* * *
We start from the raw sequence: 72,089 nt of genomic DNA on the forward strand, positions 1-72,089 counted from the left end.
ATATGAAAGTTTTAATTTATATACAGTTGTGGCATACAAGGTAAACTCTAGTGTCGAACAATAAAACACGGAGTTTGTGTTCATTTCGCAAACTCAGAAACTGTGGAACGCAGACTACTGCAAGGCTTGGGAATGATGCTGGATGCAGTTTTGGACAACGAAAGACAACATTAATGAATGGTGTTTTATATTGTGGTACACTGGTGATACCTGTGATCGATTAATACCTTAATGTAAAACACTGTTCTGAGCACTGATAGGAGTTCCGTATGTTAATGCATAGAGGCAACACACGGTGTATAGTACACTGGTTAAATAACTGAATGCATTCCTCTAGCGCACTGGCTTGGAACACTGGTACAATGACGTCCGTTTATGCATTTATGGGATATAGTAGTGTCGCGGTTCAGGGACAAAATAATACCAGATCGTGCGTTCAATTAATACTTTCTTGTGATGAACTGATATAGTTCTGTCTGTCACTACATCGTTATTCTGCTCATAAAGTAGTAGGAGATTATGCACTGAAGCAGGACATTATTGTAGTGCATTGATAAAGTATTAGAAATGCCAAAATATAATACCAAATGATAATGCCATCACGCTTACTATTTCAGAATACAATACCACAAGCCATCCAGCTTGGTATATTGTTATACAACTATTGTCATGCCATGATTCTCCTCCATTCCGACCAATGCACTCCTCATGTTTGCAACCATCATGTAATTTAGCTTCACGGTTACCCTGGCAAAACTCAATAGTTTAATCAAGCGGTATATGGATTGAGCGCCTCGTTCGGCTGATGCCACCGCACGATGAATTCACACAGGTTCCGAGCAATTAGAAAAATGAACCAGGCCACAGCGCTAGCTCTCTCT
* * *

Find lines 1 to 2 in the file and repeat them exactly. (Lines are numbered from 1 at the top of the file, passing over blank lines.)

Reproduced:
We start from the raw sequence: 72,089 nt of genomic DNA on the forward strand, positions 1-72,089 counted from the left end.
ATATGAAAGTTTTAATTTATATACAGTTGTGGCATACAAGGTAAACTCTAGTGTCGAACAATAAAACACGGAGTTTGTGTTCATTTCGCAAACTCAGAAACTGTGGAACGCAGACTACTGCAAGGCTTGGGAATGATGCTGGATGCAGTTTTGGACAACGAAAGACAACATTAATGAATGGTGTTTTATATTGTGGTACACTGGTGATACCTGTGATCGATTAATACCTTAATGTAAAACACTGTTCTGAGCACTGATAGGAGTTCCGTATGTTAATGCATAGAGGCAACACACGGTGTATAGTACACTGGTTAAATAACTGAATGCATTCCTCTAGCGCACTGGCTTGGAACACTGGTACAATGACGTCCGTTTATGCATTTATGGGATATAGTAGTGTCGCGGTTCAGGGACAAAATAATACCAGATCGTGCGTTCAATTAATACTTTCTTGTGATGAACTGATATAGTTCTGTCTGTCACTACATCGTTATTCTGCTCATAAAGTAGTAGGAGATTATGCACTGAAGCAGGACATTATTGTAGTGCATTGATAAAGTATTAGAAATGCCAAAATATAATACCAAATGATAATGCCATCACGCTTACTATTTCAGAATACAATACCACAAGCCATCCAGCTTGGTATATTGTTATACAACTATTGTCATGCCATGATTCTCCTCCATTCCGACCAATGCACTCCTCATGTTTGCAACCATCATGTAATTTAGCTTCACGGTTACCCTGGCAAAACTCAATAGTTTAATCAAGCGGTATATGGATTGAGCGCCTCGTTCGGCTGATGCCACCGCACGATGAATTCACACAGGTTCCGAGCAATTAGAAAAATGAACCAGGCCACAGCGCTAGCTCTCTCT